The series is also better for the presence — and evolution — of the other half of Nelson & Murdock, actor Elden Henson’s Franklin “Foggy” Nelson. Although Henson had a few memorable moments in the first season, he was often relegated to comic relief in the show’s first story arc, and a not-too-subtle counterpoint to the gritty realism of the show. In the second season, however, Foggy Nelson truly comes into his own as one of the reluctant keepers of Matt Murdock’s secret and a force to be reckoned with on his own, in the courtroom rather than the streets.
Sadly, despite getting more screen time in the second season, True Blood actress Deborah Ann Woll’s Karen Page once again feels like the weak link in an otherwise strong show. After serving a damsel-in-distress role for much of the first season, her character is given a bit more room to grow in the second story arc, but it occasionally feels like the show’s creative team doesn’t quite know what to do with her. At times, Karen Page is one of the most clever characters in the show, and at other points she comes across as one of the most naive. The series seems inclined to make her a sympathetic character in one episode, only to make it near impossible to understand what motivates her in another.
It’s hard to say whether the fault lies in Woll’s performance or the script she’s working from, but the flaws in her character appear more prominently in an otherwise expertly crafted show.
Villains and vigilantes
One of the elements that makes the first season of Daredevil such a success is the remarkably nuanced performance of D’Onofrio as the “big bad” looming over the entire arc of the series’ inaugural season. The second season suffers somewhat from the lack of an easily identifiable villain, and spends more time ruminating on the nature of vigilantism and morality than some audiences might prefer, but it does an effective job of making up for the areas where it might be lacking with extra helpings of elements that fans (and critics) adored about the first season.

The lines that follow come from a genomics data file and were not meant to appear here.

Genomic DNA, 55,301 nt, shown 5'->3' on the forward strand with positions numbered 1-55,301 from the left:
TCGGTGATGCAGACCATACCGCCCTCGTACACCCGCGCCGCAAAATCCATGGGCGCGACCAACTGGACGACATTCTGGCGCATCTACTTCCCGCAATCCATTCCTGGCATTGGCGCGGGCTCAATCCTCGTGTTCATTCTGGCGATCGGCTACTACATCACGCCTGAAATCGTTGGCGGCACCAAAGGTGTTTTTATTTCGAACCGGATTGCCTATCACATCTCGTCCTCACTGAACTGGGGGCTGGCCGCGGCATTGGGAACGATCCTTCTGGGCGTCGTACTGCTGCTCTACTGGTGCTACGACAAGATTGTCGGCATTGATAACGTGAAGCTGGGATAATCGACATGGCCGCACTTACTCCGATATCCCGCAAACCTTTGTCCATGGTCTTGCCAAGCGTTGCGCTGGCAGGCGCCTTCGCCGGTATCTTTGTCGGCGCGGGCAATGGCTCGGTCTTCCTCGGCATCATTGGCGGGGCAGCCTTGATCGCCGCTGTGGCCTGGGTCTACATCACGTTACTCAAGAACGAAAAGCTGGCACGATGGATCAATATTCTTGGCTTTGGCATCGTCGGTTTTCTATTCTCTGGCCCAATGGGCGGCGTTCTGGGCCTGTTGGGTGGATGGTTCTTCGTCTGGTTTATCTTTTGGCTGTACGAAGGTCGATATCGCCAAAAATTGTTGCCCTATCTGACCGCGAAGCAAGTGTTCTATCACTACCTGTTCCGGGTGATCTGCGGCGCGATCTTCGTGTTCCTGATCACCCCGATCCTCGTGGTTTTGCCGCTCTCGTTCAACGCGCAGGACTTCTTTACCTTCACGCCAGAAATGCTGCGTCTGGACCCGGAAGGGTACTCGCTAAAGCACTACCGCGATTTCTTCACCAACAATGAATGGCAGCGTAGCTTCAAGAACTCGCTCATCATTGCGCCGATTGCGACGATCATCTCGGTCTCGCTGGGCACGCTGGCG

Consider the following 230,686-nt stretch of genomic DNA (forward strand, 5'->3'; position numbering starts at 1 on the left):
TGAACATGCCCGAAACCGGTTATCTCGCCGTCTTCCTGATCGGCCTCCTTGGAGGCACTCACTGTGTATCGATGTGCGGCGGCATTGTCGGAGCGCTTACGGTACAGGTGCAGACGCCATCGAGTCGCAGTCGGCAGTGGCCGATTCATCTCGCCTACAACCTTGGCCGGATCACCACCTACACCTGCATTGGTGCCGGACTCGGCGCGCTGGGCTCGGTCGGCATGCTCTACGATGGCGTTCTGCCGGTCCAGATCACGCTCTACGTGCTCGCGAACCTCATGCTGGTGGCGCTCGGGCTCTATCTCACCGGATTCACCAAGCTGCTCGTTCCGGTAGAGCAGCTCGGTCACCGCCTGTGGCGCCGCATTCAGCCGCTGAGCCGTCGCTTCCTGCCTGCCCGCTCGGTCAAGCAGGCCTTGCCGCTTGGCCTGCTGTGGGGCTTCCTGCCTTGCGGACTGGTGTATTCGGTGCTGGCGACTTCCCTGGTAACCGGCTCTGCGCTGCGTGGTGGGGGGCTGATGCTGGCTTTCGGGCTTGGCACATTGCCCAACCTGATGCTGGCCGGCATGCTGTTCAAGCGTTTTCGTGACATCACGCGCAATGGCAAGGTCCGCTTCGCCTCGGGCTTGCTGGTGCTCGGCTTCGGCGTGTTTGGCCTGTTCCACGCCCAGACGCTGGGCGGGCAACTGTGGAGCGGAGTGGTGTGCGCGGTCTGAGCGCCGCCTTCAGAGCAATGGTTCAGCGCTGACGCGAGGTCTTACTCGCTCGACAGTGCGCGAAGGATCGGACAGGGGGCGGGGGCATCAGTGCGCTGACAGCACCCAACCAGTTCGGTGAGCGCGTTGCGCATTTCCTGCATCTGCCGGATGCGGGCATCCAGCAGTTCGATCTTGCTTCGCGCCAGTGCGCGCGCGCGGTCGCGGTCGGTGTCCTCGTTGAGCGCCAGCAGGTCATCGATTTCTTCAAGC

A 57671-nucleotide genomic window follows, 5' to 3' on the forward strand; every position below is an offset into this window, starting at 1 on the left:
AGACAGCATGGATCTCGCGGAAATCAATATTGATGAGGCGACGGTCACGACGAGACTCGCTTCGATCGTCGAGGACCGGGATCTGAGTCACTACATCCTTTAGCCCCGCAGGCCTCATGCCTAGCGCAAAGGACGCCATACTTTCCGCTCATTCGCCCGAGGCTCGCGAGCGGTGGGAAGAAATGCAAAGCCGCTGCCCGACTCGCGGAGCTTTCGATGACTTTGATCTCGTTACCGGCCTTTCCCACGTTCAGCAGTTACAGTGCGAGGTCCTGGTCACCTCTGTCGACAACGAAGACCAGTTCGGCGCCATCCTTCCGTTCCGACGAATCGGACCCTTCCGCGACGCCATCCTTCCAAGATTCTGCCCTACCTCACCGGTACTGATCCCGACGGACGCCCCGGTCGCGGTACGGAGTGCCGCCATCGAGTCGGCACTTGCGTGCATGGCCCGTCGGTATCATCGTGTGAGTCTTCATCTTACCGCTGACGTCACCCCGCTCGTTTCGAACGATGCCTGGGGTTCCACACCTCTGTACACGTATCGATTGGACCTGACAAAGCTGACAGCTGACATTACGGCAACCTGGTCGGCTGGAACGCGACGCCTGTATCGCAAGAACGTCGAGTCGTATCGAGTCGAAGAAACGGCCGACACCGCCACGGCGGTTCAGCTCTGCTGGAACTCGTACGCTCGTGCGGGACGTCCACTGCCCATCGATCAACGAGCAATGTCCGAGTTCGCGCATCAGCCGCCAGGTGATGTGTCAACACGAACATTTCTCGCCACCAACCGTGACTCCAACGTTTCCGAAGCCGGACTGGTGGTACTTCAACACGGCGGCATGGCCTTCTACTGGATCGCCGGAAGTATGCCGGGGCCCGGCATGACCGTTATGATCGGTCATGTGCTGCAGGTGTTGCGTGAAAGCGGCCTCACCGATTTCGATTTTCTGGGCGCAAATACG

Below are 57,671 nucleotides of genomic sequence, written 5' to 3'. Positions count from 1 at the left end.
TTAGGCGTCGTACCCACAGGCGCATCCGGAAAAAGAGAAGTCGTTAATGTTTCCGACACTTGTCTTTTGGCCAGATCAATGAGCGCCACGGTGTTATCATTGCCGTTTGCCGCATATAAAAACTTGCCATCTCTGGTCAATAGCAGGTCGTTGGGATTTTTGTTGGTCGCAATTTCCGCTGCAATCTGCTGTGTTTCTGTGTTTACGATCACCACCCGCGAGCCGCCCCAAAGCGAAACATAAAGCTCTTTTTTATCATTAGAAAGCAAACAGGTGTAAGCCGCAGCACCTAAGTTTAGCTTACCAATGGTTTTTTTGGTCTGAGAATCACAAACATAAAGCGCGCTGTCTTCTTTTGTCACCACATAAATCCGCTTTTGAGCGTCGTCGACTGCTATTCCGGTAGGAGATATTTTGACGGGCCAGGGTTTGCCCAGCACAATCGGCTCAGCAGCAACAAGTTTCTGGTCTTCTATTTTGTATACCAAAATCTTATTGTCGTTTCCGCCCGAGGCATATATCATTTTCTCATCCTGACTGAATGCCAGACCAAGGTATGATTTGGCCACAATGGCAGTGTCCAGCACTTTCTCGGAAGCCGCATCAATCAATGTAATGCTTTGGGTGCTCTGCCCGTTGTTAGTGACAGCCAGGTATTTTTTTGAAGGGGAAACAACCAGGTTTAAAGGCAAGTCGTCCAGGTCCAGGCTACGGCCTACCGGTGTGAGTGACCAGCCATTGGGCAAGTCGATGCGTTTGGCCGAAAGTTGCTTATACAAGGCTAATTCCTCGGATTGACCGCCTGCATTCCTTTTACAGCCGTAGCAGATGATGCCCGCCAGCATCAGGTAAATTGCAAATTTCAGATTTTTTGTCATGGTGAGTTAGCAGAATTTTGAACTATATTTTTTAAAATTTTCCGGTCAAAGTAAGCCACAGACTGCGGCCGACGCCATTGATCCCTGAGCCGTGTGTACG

The fight choreography in particular takes a big step forward in the second season — which is no small achievement, given how much praise the first season received in this department. The Daredevil fight team seems hell-bent on letting fans know that they were just getting warmed up a year ago, and not just one but multiple fight sequences in the new season feel like contenders for “Fight Scene of the Year” recognition.
Without spoiling too much, the new season of Daredevil also seems a bit more at ease with its place in the greater Marvel Cinematic Universe, and along with dropping the occasional reference to its Netflix peer Jessica Jones, the season also features a few — albeit, still subtle — nods to a much larger world outside Hell’s Kitchen.
If the conflict at the heart of the first season was between Matt Murdock and Wilson Fisk, the second season is probably best described as a battle between Matt and himself — specifically, the consequences of his actions. And there might be no better testament to the talents of the series’ cast and creative team that even without a “big bad” in the background, the second season of Daredevil is still very, very good television.